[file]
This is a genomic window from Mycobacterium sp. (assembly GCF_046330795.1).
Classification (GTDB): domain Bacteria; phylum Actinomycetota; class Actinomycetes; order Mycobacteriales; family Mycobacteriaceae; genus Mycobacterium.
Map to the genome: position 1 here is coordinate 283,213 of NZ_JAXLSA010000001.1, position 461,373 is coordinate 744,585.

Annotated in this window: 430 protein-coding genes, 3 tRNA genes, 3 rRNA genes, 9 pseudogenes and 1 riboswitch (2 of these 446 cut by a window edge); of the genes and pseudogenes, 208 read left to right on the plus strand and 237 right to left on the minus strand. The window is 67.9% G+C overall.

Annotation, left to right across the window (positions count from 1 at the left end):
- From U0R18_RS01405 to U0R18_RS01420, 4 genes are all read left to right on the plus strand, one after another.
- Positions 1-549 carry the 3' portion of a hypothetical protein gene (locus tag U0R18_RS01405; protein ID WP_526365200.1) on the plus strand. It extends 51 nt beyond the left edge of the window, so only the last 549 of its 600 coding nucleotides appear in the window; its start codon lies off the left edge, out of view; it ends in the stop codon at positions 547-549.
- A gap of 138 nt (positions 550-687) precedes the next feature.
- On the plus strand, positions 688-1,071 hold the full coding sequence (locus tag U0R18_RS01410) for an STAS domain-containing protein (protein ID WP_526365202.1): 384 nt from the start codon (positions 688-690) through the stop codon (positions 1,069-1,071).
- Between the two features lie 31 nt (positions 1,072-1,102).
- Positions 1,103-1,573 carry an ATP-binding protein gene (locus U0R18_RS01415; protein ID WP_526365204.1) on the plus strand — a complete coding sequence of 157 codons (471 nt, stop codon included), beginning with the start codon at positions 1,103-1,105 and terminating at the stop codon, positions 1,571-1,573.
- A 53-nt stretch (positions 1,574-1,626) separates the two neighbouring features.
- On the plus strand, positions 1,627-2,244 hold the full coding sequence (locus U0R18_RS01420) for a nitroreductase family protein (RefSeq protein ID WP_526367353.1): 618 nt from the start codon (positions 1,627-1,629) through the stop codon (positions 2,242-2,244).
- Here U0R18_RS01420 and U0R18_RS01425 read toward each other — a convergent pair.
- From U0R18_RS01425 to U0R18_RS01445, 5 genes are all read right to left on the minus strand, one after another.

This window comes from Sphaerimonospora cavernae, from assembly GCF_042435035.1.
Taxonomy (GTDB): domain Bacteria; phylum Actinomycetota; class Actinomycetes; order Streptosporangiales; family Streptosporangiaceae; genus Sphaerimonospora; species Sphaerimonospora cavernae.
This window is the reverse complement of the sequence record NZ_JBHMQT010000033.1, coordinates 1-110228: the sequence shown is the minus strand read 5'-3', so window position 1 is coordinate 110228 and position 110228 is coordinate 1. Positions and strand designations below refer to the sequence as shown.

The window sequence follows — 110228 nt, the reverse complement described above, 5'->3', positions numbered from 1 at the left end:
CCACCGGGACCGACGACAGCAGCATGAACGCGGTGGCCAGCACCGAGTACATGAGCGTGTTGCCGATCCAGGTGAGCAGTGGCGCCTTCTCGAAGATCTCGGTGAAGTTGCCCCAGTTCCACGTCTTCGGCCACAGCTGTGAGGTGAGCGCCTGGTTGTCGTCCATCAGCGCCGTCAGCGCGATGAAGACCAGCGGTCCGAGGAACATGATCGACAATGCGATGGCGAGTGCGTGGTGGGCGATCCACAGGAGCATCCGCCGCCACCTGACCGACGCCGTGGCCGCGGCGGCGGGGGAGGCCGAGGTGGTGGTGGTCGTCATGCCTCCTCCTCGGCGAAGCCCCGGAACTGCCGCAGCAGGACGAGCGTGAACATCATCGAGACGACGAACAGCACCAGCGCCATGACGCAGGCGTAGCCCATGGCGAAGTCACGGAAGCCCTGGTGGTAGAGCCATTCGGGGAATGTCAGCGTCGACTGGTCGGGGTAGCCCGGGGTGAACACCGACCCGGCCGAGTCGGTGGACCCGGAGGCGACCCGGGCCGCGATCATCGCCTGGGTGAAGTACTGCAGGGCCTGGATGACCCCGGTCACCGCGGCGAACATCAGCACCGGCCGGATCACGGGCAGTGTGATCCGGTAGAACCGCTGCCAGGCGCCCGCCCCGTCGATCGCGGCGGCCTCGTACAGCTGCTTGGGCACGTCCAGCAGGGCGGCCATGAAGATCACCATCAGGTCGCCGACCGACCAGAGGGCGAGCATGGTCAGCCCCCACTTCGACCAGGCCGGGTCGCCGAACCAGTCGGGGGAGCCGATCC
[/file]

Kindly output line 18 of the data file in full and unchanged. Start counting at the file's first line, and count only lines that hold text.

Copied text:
This window is the reverse complement of the sequence record NZ_JBHMQT010000033.1, coordinates 1-110228: the sequence shown is the minus strand read 5'-3', so window position 1 is coordinate 110228 and position 110228 is coordinate 1. Positions and strand designations below refer to the sequence as shown.